It’s unfortunate, and doesn’t meet the definition of Eastern generosity -one should give without any expectation of return, however, I can’t help but suspect that with the sudden boom in popularity in meditation that some people see an emerging financial market and want to position themselves as a “teacher” within it. Quotes such as, “Learn to turn off your mind…” “Learn to relax,” or, “Become one with the Universe,” or some other nonsense, are prevalent. Meditation is not relaxation therapy, although it can have that benefit; and, Meditation is about befriending, not turning off, your mind, and, seeing things as they are. “What is it? It is like this….” Mindfulness is not enlightenment. It is a continuity of consciousness that contains an element of wisdom that can be used for good or evil. As Buddhist Nun and teacher Robina Courtin has said many times, “…One also needs mindfulness to rob a bank.”
If someone’s motivation to lead meditation is to get rich or famous that is not good, but thankfully is easy to spot a proverbial mile away. They ignore the concerns of individuals seeking for help, and only take gigs that are lucrative or will make them look cooler. Many of my favorite teachers balance the grandiose events, where they are invited to teach, with smaller teaching engagements that pay little to no money. I once contacted a few mediation places locally to enquire about services; that was suffering. Generally, these folks are not followed by Tibetans, Chinese, or Mongolians, but by Western teachers that can have even bigger Ego’s. Beware of biography photography to impress rather than to inform by expressing a way of being in the world. Conduct is everything. As is said sometimes, as a light-hearted attempt to guide, “Watch out for Tibetan fashion show….”
The best motivation for teaching, as told to me by my teachers, is because the teacher understands the transformational aspect of meditation and wants to make it as widely accessible as possible to those requesting teachings. Ultimately, a good teacher will simply embody the teachings. They will be present, kind, and light-and-open-hearted with you. They will have done the “work,” so-to-speak, so you are less tempted to ask about the benefits of meditation because you see it in their very being and are inspired. If you can find a teacher like that, and they are able to answer these questions, cherish these kinds of spiritual friends, as they are quite rare.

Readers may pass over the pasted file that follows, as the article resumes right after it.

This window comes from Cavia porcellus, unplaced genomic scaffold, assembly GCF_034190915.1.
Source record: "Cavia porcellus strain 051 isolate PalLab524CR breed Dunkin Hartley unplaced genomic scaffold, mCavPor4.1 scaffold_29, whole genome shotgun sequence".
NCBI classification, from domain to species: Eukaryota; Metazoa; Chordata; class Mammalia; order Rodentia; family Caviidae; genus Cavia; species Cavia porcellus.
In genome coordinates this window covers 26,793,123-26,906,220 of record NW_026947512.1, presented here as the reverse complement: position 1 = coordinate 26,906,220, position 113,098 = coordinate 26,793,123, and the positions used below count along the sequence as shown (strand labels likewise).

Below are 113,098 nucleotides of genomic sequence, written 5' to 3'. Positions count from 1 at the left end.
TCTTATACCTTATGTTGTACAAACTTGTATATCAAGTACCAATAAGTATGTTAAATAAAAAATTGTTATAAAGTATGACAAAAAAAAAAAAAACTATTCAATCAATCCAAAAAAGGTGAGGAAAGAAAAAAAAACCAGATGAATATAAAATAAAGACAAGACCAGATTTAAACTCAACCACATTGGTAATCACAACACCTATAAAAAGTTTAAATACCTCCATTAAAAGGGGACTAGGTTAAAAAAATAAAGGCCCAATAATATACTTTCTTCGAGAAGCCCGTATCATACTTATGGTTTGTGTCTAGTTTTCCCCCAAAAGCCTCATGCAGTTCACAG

* Lineage holder means an unbroken chain of transmission that can be traced from a Buddhist teacher all the way back to the historical Buddha or to another ‘enlightened being’. Lineage is basically concerned with authenticity and preserving the spiritual potency of the Buddhist teachings. It is a means of ensuring the continuity of the true ‘Buddha dharma’. A common view held by Buddhists is that when looking for a suitable teacher, one should ensure that they are of an established Buddhist lineage. The idea is that by working with or receiving teachings from a reputable ‘lineage holder’, a practitioner can reassure themselves that they are in good hands and are getting the ‘real deal’.
According to prominent Buddhist teachers, a person only becomes a ‘lineage holder’ when, following sustained practice, they gradually realize the inner meaning of the transmitted teachings and infuse them with all aspects of their being. Thus, being a holder of a particular lineage doesn’t just mean that a person has received teachings or spent time with an accomplished Buddhist teacher, it means that their understanding has effectively ‘merged’ with that of the entire family of lineage forefathers within a given Buddhist tradition. In essence, authentic living lineages are those where the lineage holder has either realized their enlightened nature, or is well on the way to doing so.
…Contributions for this page come from Dan Brown, Ph.D, His Holiness Menri Trizin, Rahob Rinpoche and, Lodro Rinzler